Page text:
There are examples of a different approach to exclusions. In Glasgow, for instance, fixed-term exclusions are down by 87 per cent since 2007. There was one permanent exclusion last year. Youth violence has halved, the number of children in secure units has dropped to very low numbers, and more children are staying in school for longer and having a positive educational experience, according to figures from Glasgow City Council.
Maureen McKenna, the director of children’s services at the council, said the progress it has made is not the result of a “magic silver bullet” but the product of a focus on nurture and the best interests of the child, school community and staff. “We always look at the child at the centre,” she explains.
Read more: The lost children of lockdown
Glasgow aspires to be a nurturing city, an approach adopted across its Children’s Services. Part of that is seeing and nurturing the assets and positives a child has. McKenna highlighted the work done by local secondary schools using restorative justice, engaging the community and the city’s well-regarded violence reduction unit.
“It’s about: How do we get our young people to be leaders in their local community, how do we get them to take responsibility and be proud of themselves and their actions?” she said.
McKenna believes there will always be a place for exclusions in extreme circumstances and that the focus on off-rolling is misguided, as there will always be ways to game the system if schools want to. The most important factor, however, is being “solution-focused” and looking at the long-term outcomes for children.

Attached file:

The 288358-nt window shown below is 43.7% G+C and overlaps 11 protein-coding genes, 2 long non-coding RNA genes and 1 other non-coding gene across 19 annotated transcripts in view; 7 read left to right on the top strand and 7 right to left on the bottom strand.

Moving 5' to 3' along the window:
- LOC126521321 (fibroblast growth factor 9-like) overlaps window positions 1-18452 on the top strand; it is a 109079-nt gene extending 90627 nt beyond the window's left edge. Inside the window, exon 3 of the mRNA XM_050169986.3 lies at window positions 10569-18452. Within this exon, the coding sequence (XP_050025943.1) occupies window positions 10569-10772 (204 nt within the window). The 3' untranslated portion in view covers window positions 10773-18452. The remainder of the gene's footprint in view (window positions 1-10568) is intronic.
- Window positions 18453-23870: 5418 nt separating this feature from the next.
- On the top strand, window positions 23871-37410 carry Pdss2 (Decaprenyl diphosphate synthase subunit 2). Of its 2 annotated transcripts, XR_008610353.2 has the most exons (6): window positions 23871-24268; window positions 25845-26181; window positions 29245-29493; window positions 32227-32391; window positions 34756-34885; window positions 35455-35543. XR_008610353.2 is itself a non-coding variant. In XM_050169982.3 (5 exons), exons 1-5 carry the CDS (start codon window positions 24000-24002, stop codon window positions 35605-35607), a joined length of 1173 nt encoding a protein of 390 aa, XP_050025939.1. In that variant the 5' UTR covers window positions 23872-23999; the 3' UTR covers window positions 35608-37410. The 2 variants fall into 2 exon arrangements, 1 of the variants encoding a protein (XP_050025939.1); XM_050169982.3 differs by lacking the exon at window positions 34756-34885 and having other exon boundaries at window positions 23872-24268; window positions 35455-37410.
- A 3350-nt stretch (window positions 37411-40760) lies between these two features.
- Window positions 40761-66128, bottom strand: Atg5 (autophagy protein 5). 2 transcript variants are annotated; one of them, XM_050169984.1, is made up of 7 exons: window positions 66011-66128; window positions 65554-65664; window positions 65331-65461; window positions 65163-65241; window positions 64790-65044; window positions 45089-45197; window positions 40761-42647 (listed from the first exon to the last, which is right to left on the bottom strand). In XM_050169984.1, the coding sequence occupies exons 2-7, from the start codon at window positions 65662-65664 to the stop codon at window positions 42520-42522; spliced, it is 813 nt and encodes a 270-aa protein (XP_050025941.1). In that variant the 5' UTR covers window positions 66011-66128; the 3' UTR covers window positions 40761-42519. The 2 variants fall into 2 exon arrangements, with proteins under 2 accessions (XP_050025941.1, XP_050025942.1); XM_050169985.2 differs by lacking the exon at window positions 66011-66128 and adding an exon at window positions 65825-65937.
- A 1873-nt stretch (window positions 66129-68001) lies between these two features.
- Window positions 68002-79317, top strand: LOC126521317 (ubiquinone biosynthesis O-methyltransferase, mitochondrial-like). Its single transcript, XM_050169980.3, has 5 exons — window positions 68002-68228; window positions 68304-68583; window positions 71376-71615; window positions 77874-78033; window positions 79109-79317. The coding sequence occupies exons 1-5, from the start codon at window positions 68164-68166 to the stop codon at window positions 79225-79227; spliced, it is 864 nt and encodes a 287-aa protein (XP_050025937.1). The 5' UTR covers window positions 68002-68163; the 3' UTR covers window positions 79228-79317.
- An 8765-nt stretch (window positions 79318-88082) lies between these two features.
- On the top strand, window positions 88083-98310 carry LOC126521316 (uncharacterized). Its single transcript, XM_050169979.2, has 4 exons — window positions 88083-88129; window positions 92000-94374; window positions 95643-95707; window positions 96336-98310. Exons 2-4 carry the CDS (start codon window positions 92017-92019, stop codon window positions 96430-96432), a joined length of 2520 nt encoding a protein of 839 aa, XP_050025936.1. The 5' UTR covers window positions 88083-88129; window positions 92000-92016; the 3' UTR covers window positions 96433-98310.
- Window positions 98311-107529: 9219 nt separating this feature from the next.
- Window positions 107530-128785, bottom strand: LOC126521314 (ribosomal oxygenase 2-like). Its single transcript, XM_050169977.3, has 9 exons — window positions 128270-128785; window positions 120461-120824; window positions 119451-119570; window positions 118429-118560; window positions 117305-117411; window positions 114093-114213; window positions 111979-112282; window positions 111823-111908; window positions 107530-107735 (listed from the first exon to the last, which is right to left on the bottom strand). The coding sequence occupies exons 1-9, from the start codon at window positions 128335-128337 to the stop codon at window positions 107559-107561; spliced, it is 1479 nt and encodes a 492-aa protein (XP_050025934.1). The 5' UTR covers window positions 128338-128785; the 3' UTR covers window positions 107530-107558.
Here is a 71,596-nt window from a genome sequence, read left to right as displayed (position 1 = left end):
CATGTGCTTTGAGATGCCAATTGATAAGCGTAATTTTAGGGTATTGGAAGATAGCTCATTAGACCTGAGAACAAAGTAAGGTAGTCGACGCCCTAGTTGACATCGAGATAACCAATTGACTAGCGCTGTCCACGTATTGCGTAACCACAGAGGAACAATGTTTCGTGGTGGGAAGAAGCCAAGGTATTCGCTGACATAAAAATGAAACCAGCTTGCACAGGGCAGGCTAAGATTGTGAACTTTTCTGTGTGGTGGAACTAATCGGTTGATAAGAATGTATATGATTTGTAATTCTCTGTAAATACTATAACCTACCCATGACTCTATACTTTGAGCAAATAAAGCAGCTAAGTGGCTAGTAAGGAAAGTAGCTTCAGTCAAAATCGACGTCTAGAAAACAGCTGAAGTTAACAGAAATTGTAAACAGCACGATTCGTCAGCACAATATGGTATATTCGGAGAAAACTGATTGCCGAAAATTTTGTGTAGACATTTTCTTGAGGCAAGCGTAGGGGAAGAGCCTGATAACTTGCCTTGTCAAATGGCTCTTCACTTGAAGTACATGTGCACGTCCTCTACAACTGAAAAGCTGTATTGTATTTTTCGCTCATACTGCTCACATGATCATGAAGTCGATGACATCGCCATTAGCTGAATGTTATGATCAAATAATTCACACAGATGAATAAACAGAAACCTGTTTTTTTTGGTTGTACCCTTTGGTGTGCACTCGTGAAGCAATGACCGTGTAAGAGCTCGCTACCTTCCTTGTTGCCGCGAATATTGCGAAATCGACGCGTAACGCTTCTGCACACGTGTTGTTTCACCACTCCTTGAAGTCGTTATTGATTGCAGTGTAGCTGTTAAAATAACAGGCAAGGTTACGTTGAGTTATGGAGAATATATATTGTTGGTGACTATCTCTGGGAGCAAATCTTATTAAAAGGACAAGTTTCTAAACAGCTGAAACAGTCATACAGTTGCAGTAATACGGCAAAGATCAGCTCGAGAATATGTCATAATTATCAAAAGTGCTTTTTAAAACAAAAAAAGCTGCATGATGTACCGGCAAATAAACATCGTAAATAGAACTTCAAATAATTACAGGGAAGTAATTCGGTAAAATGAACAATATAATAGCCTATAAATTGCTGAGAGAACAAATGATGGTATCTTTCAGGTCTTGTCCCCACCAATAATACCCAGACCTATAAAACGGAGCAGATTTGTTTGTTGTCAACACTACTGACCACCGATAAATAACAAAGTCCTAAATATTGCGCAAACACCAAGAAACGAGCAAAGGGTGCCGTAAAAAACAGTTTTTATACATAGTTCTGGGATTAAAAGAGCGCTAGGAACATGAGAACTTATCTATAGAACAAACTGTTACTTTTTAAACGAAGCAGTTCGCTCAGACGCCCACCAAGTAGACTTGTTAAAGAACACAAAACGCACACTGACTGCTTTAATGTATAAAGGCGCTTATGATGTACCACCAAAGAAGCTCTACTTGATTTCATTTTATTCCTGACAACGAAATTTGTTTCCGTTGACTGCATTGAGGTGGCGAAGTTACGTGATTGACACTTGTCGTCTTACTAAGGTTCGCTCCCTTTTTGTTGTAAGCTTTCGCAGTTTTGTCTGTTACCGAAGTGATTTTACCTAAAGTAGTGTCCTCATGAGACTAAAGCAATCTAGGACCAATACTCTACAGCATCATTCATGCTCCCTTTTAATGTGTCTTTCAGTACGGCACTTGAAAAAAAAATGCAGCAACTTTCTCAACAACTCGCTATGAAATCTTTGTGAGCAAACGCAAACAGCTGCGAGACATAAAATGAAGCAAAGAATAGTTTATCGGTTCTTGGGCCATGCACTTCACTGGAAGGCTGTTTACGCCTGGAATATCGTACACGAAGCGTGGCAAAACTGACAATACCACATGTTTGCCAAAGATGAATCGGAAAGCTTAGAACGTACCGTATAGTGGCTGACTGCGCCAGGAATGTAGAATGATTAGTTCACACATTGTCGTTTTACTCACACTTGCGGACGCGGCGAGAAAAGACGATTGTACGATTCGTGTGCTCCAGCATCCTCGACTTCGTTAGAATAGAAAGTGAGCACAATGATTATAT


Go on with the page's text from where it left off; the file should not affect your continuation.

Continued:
In one example, she said that a troubled boy had threatened a teacher and been excluded. He went to another school for ten weeks while they worked with him and his family, and was able to return to his previous school. Eighteen months on, he is still doing OK. “It’s about telling the story of the child,” McKenna said.
A Department for Education spokesperson said that “being excluded from school should not mean exclusion from good quality education – that’s why we are taking forward ambitious plans to improve the availability of good Alternative Provision and to make managing behaviour a core part of early teacher training”.
The spokesperson added that schools have remained open to the most vulnerable pupils throughout the pandemic. “We know that some young people will return to school in September having been exposed to adversity or trauma that may have affected their mental health,” the spokesperson said. Some pupils with special educational needs and disabilities (SEND) may have had to stay at home or had different provisions over the past months. “We expect schools to work with their pupils and local services to make sure the right support is in place for children as they return to the classroom,” they said.